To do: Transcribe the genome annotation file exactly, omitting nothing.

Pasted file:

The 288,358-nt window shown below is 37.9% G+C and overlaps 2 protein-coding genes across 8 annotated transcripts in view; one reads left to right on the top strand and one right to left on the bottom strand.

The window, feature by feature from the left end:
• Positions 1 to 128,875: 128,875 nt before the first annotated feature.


The 288,358-nt window shown below is 37.9% G+C and overlaps 2 protein-coding genes across 8 annotated transcripts in view; one reads left to right on the top strand and one right to left on the bottom strand.

The window, feature by feature from the left end:
• Positions 1 to 128,875: 128,875 nt before the first annotated feature.